The iPad 2 saga (aka Best Buy fail)

Having resisted the original iPad, I succumbed to the temptation of the iPad 2 and placed an order via the online Apple Store at 9am on the UK launch day, March 25th. Unfortunately, due to demand, I was given an estimated shipping date of 15 April, with estimated delivery on 26 April, inexplicably eleven days after shipping – a far cry from the experience I had when I pre-ordered my iPhone 4 and it arrived on launch day.

I thought I’d be OK to wait, but having played with one in the Birmingham Bullring Apple Store last week (who didn’t have any stock available to take away on the day), I started getting twitchy fingers – as well as considering going for a 32GB model instead of the 16GB I’d ordered through Apple – so started watching the very useful website.

After a couple of false alarms – Tesco Direct occasionally showed stock but every time I got to the checkout, I was told it was out of stock, and a friend managed to order one from HMV only for his order status to change to “pre-order” within hours – I eventually managed to find some stock, this time at Best Buy, the US electronics giant who have recently opened up shop (physically and online) in the UK. All went well, until I put my credit card details in… declined!

I tried a couple of different cards – one credit, one debit – and strangely both of those failed as well. My phone then rang – it was Tesco Bank, the issuer of my main credit card, who wanted to go through a few transactions with me to make sure they weren’t fraudulent. Having verified that the declined Best Buy transaction (along with a few previous purchases elsewhere) were legit, the operator unblocked my card and said that I should be able to put the order through again.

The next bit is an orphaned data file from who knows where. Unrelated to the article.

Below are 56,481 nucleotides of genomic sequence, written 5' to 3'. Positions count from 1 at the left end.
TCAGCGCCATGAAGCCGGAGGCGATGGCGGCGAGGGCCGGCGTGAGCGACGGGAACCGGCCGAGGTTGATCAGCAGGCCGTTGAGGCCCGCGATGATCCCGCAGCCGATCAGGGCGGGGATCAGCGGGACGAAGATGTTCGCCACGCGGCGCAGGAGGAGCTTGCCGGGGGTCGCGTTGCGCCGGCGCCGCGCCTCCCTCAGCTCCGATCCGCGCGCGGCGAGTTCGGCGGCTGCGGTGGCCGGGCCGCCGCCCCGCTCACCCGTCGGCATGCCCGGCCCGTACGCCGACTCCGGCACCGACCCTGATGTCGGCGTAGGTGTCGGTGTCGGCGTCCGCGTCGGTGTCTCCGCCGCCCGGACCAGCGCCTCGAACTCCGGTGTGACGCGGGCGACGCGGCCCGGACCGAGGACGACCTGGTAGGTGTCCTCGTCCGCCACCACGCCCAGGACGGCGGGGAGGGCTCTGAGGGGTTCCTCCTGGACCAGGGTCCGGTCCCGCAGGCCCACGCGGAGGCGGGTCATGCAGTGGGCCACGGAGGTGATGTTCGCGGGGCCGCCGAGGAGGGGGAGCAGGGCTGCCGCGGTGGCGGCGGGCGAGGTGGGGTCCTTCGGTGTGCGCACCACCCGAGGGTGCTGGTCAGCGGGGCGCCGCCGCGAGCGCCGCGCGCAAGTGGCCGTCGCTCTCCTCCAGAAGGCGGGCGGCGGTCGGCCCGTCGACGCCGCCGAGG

Great, I thought, so I input my card details again – still no joy! So I phoned Best Buy, who helpfully told me that my account had been blocked for 24 hours due to the original declined transaction and I was welcome to try again tomorrow. When I asked if there was any way around this, I was told not – I couldn’t even order over the phone. A friend of mine had a similar experience, so I wonder how many potential orders Best Buy have lost out on due to this dubious “security” measure – I can imagine a lot of banks and card issuers have declined cards as people suddenly dropping some £500 on an electronics website could well appear fraudulent without speaking to the customer first.

Knowing that the Best Buy stock was likely to have run out by the following day, I decided to go elsewhere. At the time, Insight were showing stock of the black 32GB Wi-Fi model that I wanted, so I decided to place an order with them. The deal wasn’t as good as the Best Buy one, as I had to pay £12 delivery, but if it meant I could have the iPad in my hand sooner, I was happy to fork out.

I was pleased to see that the website accepted my credit card details… then dismayed when I got an email later saying that it had been declined. By the time I read the email on that same evening, Insight’s phone lines had closed, and as it was a Friday I wouldn’t be able to give them a different card to try until the following Monday. Another retail fail – why doesn’t the site have an option to update the payment method via the website when the phone lines are closed?